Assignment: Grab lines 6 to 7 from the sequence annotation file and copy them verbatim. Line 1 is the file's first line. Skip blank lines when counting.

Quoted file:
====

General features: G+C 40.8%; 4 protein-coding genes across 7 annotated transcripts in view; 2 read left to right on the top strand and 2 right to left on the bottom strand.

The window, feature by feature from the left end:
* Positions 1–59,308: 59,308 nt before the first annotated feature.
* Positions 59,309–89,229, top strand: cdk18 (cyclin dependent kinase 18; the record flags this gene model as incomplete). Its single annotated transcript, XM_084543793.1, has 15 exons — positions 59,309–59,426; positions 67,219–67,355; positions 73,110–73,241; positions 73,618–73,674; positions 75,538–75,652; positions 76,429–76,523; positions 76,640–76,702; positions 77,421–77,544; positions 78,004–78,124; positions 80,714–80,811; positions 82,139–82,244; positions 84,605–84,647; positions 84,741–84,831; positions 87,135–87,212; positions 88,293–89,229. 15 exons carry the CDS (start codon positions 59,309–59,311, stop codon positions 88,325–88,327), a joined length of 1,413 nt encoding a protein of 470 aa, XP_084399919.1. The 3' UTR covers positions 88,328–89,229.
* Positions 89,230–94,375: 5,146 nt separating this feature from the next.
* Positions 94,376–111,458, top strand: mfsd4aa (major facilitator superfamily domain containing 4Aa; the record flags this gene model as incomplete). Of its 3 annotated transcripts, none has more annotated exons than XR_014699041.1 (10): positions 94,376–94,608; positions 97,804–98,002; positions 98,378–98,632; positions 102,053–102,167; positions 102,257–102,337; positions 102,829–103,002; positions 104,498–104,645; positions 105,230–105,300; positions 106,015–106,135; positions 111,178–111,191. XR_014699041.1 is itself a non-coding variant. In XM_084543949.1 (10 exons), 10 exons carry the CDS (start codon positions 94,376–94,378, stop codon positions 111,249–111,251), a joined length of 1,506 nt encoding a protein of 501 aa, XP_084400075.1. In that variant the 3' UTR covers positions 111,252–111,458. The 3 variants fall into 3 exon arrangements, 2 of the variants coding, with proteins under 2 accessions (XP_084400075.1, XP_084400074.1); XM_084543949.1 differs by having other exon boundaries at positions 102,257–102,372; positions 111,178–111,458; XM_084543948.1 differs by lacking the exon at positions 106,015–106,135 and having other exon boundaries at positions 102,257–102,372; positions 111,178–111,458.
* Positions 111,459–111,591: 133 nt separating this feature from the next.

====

* Positions 94,376–111,458, top strand: mfsd4aa (major facilitator superfamily domain containing 4Aa; the record flags this gene model as incomplete). Of its 3 annotated transcripts, none has more annotated exons than XR_014699041.1 (10): positions 94,376–94,608; positions 97,804–98,002; positions 98,378–98,632; positions 102,053–102,167; positions 102,257–102,337; positions 102,829–103,002; positions 104,498–104,645; positions 105,230–105,300; positions 106,015–106,135; positions 111,178–111,191. XR_014699041.1 is itself a non-coding variant. In XM_084543949.1 (10 exons), 10 exons carry the CDS (start codon positions 94,376–94,378, stop codon positions 111,249–111,251), a joined length of 1,506 nt encoding a protein of 501 aa, XP_084400075.1. In that variant the 3' UTR covers positions 111,252–111,458. The 3 variants fall into 3 exon arrangements, 2 of the variants coding, with proteins under 2 accessions (XP_084400075.1, XP_084400074.1); XM_084543949.1 differs by having other exon boundaries at positions 102,257–102,372; positions 111,178–111,458; XM_084543948.1 differs by lacking the exon at positions 106,015–106,135 and having other exon boundaries at positions 102,257–102,372; positions 111,178–111,458.
* Positions 111,459–111,591: 133 nt separating this feature from the next.